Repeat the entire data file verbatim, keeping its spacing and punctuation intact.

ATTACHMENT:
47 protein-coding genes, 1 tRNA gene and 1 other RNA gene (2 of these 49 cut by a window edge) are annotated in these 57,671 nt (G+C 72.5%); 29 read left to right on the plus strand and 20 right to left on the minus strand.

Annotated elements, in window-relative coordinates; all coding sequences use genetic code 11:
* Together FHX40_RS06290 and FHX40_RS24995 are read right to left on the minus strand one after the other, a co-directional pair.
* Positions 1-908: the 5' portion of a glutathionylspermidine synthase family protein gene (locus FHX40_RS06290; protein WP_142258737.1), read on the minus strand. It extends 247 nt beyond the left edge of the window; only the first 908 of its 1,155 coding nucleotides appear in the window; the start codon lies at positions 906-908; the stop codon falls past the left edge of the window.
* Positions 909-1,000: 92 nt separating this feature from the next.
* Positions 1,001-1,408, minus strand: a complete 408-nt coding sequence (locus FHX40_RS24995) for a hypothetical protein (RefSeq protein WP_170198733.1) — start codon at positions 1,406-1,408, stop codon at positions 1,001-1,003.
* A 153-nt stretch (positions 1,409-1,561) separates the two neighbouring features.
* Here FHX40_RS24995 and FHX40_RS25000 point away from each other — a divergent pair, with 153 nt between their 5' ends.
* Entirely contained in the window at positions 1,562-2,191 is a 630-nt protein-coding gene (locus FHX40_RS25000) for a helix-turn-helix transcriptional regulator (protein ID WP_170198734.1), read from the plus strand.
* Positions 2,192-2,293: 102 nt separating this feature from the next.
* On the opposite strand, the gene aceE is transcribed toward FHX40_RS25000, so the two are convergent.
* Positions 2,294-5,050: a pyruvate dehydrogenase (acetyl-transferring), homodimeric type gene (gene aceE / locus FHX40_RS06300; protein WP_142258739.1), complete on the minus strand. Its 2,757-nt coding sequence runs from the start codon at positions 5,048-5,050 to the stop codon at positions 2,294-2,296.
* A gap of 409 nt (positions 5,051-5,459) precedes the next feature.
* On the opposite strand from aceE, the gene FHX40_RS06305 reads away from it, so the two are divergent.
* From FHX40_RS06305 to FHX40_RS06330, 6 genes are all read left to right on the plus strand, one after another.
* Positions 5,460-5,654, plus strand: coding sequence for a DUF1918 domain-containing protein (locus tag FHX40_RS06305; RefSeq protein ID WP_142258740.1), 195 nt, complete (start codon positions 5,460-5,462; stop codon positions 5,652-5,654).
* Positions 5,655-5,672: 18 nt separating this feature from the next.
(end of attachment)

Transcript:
47 protein-coding genes, 1 tRNA gene and 1 other RNA gene (2 of these 49 cut by a window edge) are annotated in these 57,671 nt (G+C 72.5%); 29 read left to right on the plus strand and 20 right to left on the minus strand.

Annotated elements, in window-relative coordinates; all coding sequences use genetic code 11:
* Together FHX40_RS06290 and FHX40_RS24995 are read right to left on the minus strand one after the other, a co-directional pair.
* Positions 1-908: the 5' portion of a glutathionylspermidine synthase family protein gene (locus FHX40_RS06290; protein WP_142258737.1), read on the minus strand. It extends 247 nt beyond the left edge of the window; only the first 908 of its 1,155 coding nucleotides appear in the window; the start codon lies at positions 906-908; the stop codon falls past the left edge of the window.
* Positions 909-1,000: 92 nt separating this feature from the next.
* Positions 1,001-1,408, minus strand: a complete 408-nt coding sequence (locus FHX40_RS24995) for a hypothetical protein (RefSeq protein WP_170198733.1) — start codon at positions 1,406-1,408, stop codon at positions 1,001-1,003.
* A 153-nt stretch (positions 1,409-1,561) separates the two neighbouring features.
* Here FHX40_RS24995 and FHX40_RS25000 point away from each other — a divergent pair, with 153 nt between their 5' ends.
* Entirely contained in the window at positions 1,562-2,191 is a 630-nt protein-coding gene (locus FHX40_RS25000) for a helix-turn-helix transcriptional regulator (protein ID WP_170198734.1), read from the plus strand.
* Positions 2,192-2,293: 102 nt separating this feature from the next.
* On the opposite strand, the gene aceE is transcribed toward FHX40_RS25000, so the two are convergent.
* Positions 2,294-5,050: a pyruvate dehydrogenase (acetyl-transferring), homodimeric type gene (gene aceE / locus FHX40_RS06300; protein WP_142258739.1), complete on the minus strand. Its 2,757-nt coding sequence runs from the start codon at positions 5,048-5,050 to the stop codon at positions 2,294-2,296.
* A gap of 409 nt (positions 5,051-5,459) precedes the next feature.
* On the opposite strand from aceE, the gene FHX40_RS06305 reads away from it, so the two are divergent.
* From FHX40_RS06305 to FHX40_RS06330, 6 genes are all read left to right on the plus strand, one after another.
* Positions 5,460-5,654, plus strand: coding sequence for a DUF1918 domain-containing protein (locus tag FHX40_RS06305; RefSeq protein ID WP_142258740.1), 195 nt, complete (start codon positions 5,460-5,462; stop codon positions 5,652-5,654).
* Positions 5,655-5,672: 18 nt separating this feature from the next.